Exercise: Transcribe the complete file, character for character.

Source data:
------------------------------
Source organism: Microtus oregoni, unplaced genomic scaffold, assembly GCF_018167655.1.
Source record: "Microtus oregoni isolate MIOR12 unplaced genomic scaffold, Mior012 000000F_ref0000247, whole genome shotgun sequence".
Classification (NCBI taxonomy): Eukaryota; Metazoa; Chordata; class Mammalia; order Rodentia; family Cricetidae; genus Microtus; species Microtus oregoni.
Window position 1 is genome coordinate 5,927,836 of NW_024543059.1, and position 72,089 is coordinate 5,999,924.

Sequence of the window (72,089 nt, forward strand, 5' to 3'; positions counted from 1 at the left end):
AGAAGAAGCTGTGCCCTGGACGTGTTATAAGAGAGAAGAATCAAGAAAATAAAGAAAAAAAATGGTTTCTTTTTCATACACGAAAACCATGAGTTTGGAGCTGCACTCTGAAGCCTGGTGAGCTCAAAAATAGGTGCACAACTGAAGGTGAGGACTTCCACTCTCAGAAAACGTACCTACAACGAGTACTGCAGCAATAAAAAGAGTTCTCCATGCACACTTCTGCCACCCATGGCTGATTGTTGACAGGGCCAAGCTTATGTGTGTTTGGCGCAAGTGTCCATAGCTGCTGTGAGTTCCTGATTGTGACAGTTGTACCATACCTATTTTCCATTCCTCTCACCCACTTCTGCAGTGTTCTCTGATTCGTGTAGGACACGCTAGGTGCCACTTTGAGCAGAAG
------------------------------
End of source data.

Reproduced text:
Source organism: Microtus oregoni, unplaced genomic scaffold, assembly GCF_018167655.1.
Source record: "Microtus oregoni isolate MIOR12 unplaced genomic scaffold, Mior012 000000F_ref0000247, whole genome shotgun sequence".
Classification (NCBI taxonomy): Eukaryota; Metazoa; Chordata; class Mammalia; order Rodentia; family Cricetidae; genus Microtus; species Microtus oregoni.
Window position 1 is genome coordinate 5,927,836 of NW_024543059.1, and position 72,089 is coordinate 5,999,924.

Sequence of the window (72,089 nt, forward strand, 5' to 3'; positions counted from 1 at the left end):
AGAAGAAGCTGTGCCCTGGACGTGTTATAAGAGAGAAGAATCAAGAAAATAAAGAAAAAAAATGGTTTCTTTTTCATACACGAAAACCATGAGTTTGGAGCTGCACTCTGAAGCCTGGTGAGCTCAAAAATAGGTGCACAACTGAAGGTGAGGACTTCCACTCTCAGAAAACGTACCTACAACGAGTACTGCAGCAATAAAAAGAGTTCTCCATGCACACTTCTGCCACCCATGGCTGATTGTTGACAGGGCCAAGCTTATGTGTGTTTGGCGCAAGTGTCCATAGCTGCTGTGAGTTCCTGATTGTGACAGTTGTACCATACCTATTTTCCATTCCTCTCACCCACTTCTGCAGTGTTCTCTGATTCGTGTAGGACACGCTAGGTGCCACTTTGAGCAGAAG